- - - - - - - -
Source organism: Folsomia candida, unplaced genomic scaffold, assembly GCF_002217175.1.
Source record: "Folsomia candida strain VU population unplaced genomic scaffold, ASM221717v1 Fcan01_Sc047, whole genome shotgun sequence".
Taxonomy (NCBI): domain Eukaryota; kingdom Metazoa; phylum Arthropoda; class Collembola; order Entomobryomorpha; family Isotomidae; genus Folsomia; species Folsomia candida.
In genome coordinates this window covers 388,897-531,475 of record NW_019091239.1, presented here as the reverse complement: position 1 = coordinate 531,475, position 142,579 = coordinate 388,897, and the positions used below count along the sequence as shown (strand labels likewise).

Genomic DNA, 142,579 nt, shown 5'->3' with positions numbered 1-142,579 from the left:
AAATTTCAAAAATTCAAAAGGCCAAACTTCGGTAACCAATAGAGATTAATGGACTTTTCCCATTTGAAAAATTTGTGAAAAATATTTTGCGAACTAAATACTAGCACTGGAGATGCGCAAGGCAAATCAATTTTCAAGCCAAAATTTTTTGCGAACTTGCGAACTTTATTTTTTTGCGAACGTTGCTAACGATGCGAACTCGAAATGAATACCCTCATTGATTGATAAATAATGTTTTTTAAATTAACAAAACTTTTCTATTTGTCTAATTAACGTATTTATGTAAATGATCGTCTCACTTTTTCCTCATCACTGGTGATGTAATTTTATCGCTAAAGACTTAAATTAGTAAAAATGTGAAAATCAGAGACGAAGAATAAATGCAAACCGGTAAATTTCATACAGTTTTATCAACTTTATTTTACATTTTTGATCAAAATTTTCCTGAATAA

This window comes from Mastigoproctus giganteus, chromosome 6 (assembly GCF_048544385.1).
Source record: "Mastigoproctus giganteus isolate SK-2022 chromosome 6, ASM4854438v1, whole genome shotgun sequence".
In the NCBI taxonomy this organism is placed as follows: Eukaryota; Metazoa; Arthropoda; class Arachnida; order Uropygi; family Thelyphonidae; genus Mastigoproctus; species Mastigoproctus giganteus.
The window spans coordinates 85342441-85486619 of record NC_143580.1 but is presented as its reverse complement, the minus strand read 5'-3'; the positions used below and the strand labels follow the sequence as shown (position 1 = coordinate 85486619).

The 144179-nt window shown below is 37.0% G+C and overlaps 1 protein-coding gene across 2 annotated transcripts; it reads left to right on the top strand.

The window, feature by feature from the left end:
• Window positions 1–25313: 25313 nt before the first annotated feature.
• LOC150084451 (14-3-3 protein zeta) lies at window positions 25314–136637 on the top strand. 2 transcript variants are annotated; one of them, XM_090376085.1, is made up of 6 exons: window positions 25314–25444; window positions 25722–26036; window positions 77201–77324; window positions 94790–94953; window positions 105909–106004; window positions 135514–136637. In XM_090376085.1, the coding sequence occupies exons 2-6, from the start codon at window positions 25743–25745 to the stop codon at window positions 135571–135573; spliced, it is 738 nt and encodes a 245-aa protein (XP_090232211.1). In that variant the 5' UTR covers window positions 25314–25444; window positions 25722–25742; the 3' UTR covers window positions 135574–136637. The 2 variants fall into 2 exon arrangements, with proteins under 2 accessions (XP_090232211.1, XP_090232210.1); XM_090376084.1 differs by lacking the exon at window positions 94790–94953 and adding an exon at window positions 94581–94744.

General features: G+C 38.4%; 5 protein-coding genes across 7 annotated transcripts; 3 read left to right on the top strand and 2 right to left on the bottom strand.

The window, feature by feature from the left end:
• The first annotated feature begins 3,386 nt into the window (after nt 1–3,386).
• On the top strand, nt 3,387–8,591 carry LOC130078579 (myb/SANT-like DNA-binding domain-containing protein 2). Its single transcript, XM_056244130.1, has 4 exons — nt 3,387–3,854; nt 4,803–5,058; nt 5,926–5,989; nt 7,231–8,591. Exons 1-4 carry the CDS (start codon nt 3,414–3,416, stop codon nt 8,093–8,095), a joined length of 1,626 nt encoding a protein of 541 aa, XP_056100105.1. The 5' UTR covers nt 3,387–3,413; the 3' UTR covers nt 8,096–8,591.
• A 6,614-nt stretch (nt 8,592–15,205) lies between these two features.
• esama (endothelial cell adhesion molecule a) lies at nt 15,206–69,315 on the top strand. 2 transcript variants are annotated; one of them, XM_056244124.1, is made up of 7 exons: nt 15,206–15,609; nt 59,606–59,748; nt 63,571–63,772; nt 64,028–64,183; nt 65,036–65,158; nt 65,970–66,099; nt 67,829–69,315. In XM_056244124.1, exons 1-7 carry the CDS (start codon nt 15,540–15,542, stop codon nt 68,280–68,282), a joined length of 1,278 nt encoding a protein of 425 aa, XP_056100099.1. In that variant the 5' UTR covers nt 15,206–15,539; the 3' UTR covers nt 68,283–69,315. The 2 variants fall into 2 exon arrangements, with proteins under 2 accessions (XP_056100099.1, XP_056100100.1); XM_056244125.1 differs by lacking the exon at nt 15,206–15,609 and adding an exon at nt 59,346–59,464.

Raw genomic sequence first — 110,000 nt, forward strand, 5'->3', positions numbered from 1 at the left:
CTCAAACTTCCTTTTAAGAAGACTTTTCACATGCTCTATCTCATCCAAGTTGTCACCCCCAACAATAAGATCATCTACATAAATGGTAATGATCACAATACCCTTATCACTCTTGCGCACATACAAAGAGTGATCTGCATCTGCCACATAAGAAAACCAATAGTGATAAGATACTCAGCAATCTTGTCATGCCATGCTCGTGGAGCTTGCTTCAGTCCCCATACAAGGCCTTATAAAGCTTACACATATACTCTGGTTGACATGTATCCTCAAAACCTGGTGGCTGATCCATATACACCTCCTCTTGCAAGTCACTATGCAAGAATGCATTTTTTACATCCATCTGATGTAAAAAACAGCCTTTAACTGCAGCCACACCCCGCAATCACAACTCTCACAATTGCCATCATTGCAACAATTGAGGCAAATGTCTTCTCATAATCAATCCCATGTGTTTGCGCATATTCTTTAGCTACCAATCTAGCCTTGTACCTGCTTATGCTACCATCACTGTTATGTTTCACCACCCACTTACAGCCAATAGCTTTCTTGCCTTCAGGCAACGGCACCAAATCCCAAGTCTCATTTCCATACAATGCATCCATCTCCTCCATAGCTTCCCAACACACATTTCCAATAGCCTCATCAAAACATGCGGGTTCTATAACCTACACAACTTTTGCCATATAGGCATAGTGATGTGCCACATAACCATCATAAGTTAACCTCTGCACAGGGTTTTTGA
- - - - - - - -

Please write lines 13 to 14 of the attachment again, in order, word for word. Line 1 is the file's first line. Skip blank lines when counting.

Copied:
• Window positions 1–25313: 25313 nt before the first annotated feature.
• LOC150084451 (14-3-3 protein zeta) lies at window positions 25314–136637 on the top strand. 2 transcript variants are annotated; one of them, XM_090376085.1, is made up of 6 exons: window positions 25314–25444; window positions 25722–26036; window positions 77201–77324; window positions 94790–94953; window positions 105909–106004; window positions 135514–136637. In XM_090376085.1, the coding sequence occupies exons 2-6, from the start codon at window positions 25743–25745 to the stop codon at window positions 135571–135573; spliced, it is 738 nt and encodes a 245-aa protein (XP_090232211.1). In that variant the 5' UTR covers window positions 25314–25444; window positions 25722–25742; the 3' UTR covers window positions 135574–136637. The 2 variants fall into 2 exon arrangements, with proteins under 2 accessions (XP_090232211.1, XP_090232210.1); XM_090376084.1 differs by lacking the exon at window positions 94790–94953 and adding an exon at window positions 94581–94744.